The ironic thing about my rant is that during the middle of the third quarter the Heat decided to feed Bosh several times in a row, and he was able to rather easily score with just single-coverage by Wilson Chandler. However, since he’s not The Man or even The Other Man (I won’t get into which of those is LeBron and which is Dwayne Wade), the Heat soon stopped going to him despite the big mismatch. And yes, D’Antoni was right in realizing that Chandler couldn’t cover Bosh by himself. But you can’t anticipate that happening, you’ve gotta let Bosh prove that he’s gonna abuse that mismatch. And the truth is that sometimes when teams try to force-feed mismatches, it gets them out of their normal rhythm. So even if that mismatch is working for them, it’s kinda throwing off everyone else on the team.
Oh, and on something that’s neither here nor there, the broadcast I was watching was actually being broadcast by Miami and featured their announcers. One of the guys not only apparently has done little research on other teams, but also didn’t seem to be watching the game. He kept saying that Gallinari is our power forward (probably because he’s taller than Wil, so it makes sense to jump to that conclusion if you’ve never seen the Knicks play), but then he even made comments about how Bosh had done a good job covering a perimeter player like Gallo, even though Bosh was on Chandler the whole time. Bizarre. And shameful.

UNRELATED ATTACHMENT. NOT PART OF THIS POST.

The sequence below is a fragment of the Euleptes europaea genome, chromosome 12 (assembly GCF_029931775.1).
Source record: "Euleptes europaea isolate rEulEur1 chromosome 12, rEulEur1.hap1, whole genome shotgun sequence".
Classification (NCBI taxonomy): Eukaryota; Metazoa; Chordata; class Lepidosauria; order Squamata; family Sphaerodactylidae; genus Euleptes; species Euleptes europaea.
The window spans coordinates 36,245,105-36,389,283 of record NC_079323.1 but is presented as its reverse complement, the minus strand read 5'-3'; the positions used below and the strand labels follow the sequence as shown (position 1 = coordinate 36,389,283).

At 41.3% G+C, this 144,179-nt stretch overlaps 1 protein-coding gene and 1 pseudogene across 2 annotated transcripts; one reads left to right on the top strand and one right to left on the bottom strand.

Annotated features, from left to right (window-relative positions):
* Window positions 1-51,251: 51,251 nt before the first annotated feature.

Other final thoughts:
-Felton, while still playing far better than he did at the beginning of the season, no longer seems to be hitting Amar’e/whoever for easy rolls like he did during the team’s winning streak. As a result, it’s felt like lately Amar’e’s been forced to try to create off of a standstill on his own more often, and that tends to always result in either awful shots or turnovers.
-After the Knicks finally got it back to being just a three-point game with only two minutes remaining, we kinda did get to see who The Man will be. Dwayne Wade promptly went out and hit a three against decent coverage. My guess is LeBron will be the one who does more creating/ball-handling throughout every game, but Wade has more the killer mentality and thus will more frequently take the big shots.
-After Wade’s three, we got lucky that Fields was awarded three free throws which could then get it back to being a one-possession game. Fields, who has hit many clutch threes in the fourth, seemed nervous for some reason and only hit one of three. I bring this up not to castigate him, but merely to show that his misses surprised me because he’s been so phenomenal. Honestly, I would’ve been less surprised if say it had been Amar’e who missed two out of three, but I figured Fields (along with Felton) both seem totally collected at the end of games.
-Bill Walker made an appearance in the second quarter. Weirdly, it was during the stretch when the Knicks whittled their 24 point deficit back to a more respectable amount, turning it back into a game, and yet he didn’t take a single shot. However, despite being on the court during this siege forward, he didn’t make it onto the court in the second half.